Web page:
Wednesday, 6 June 2012

Fragile Bodies: ex-voto artefacts and art

We've come across plenty of votive offerings and charms relating to body parts. Here, we concentrate on a female body part in particular, starting with this account from Andrew, a PRM conservator, whose recent work on a broken object highlights the decisions made about preservation when it comes to object care... 

"A wax breast ex-voto, recently catalogued in the Small Blessings project, came to the conservation lab. It was in nine separate pieces and the cataloguers had assigned each piece a unique number (1985.52.1198.1-.9). My goal as a conservator is to find the best way to protect an object. In this case, the object is made from wax which, after 100 years, becomes quite a fragile and difficult material. The wax is probably beeswax, so if it gets too warm it will become easily distorted; too cold and it will easily break if dropped. 

Wax ex-voto breast in fragments (PRM: 1985.52.1198.1-9)

The damage to the object probably occurred when it was dropped or packaged badly some time in the past, and not as a result of its use. All the separate pieces had been kept and when pieced together, there were only extremely small fragments missing. I had a choice to make. If I did not reassemble it and kept it as a separate fragments, there is the danger that with handling and transport, the edges of the wax would get damaged, squashed, and abraded.  Also, as separate fragments, it is difficult to ascertain what the object actually is without having to reassemble and hold some of the pieces together which would cause more damage - especially if repeated over time. So I decided it would be better for the object if it was reassembled and packaged more suitably.

The reassembled wax breast (PRM: 1985.52.1198)

I adhered the pieces together with a conservation grade adhesive, which has good aging properties meaning it won't discolour, crack, or become brittle for a long time, and can be removed easily if necessary. Now the object can be easily identified and handling is much easier and safer. We have now dropped the (1-9) sub-parts of the accession number so it is referenced as just one object. If, at some point in the future, there is a need to disassemble it back into its parts, then the special adhesive I've used means this can happen without causing any harm to the object."

We have found a lot of ex-votos in the de Mortillet collection and some of these will be added to the online gallery when it is published this summer. Ex-votos (from the Latin phrase ex-voto suscepto, meaning ‘from the vow made’) were – and still are – used to solicit divine intervention or give thanks for granted wishes, prayers and intentions. They are placed as visible symbols of devotion and gratitude in churches and chapels following recovery from illness or injury and often take on the form of the diseased / affected body part, e.g. arm, leg, eyes, etc. The object shown above was one of a series of wax ex-votos from the Notre-Dame de Hal church in Belgium. It was probably made in relation to an affliction such as breast cancer although we do not know the particulars about the sufferer or what happened to her.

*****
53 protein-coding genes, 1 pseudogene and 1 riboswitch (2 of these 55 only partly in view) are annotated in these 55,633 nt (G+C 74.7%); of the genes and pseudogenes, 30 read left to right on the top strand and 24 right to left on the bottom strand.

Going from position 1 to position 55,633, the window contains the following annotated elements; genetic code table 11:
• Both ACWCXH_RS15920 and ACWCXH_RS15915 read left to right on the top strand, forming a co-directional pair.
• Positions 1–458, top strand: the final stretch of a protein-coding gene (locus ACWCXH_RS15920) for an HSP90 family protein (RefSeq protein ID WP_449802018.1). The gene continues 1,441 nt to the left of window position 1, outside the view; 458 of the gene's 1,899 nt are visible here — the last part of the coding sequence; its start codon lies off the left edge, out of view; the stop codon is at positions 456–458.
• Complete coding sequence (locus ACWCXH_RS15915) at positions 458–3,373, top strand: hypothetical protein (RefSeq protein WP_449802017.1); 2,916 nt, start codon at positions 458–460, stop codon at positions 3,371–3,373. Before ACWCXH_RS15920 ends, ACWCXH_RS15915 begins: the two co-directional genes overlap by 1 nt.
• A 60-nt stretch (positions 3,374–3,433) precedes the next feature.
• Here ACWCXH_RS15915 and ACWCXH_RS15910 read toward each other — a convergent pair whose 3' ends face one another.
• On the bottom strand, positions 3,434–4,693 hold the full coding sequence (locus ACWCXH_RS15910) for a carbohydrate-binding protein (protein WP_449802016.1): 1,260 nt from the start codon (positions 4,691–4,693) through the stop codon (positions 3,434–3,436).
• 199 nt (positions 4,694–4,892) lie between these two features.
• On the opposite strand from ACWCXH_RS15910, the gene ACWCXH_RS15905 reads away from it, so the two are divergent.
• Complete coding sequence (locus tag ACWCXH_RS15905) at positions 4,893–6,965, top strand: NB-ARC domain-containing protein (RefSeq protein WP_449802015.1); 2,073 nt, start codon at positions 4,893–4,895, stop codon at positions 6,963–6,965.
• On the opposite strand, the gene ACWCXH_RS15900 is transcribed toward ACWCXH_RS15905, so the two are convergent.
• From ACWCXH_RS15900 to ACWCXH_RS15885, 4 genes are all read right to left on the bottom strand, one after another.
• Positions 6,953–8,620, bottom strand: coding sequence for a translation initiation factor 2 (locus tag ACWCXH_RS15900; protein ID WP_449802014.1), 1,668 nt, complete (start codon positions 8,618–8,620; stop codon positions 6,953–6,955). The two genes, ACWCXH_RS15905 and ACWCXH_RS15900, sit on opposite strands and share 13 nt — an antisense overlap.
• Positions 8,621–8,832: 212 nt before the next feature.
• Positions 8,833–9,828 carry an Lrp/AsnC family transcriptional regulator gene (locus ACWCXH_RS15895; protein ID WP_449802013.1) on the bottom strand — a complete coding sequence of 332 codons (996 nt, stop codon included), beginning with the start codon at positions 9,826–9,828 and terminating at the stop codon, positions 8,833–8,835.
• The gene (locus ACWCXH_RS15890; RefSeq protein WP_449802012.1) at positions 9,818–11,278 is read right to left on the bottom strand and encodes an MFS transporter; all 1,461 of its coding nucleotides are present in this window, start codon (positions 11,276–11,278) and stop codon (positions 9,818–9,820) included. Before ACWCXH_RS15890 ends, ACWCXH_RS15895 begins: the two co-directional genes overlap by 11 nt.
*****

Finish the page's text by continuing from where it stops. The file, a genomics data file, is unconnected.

The Peres-Maldonado ex-voto painting (unknown artist), oil on canvas, 1777

A similar scenario is depicted in this late 18th-century Mexican votive painting, now cared for by Wellesley College near Boston but once owned by the French Surrealist painter André Breton. It shows an aristocratic woman, Doña Josefa Peres-Maldonado, undergoing rudimentary breast cancer surgery. She's attended by a monk, a surgeon, his assistant and her household retinue. Her calm expression may indicate how her faith and piety are helping her overcome the pain. The painting follows the usual format for these devotional artworks: usually done on on canvas or tin, the scene is horizontal with central images illustrating the petitioner and the nature of his or her illness or ailment (as here, often in graphic detail); an image of a saint or holy figure near the top (here, atop a private altar); and a written description and testimony below. Written in Spanish, it tells of the woman's gratitude for the successful removal of six cancerous tumours from her breast. However, below this in smaller text was added the following sometime later: "Although the wound closed perfectly on 26th July 1777, other accidents befell her from which she died on Friday, 5th September at 3pm." 

The tradition of Mexican ex-voto paintings, introduced by Spanish settlers in the 16th century, continues today and many are to be found in Mexican churches. The subject matter remains largely connected to issues of health and well-being, but the context is often more modern and personalised - for example, requesting miraculous intervention in cases of alcoholism, bankruptcy, natural disasters or car accidents.


No comments:

Post a Comment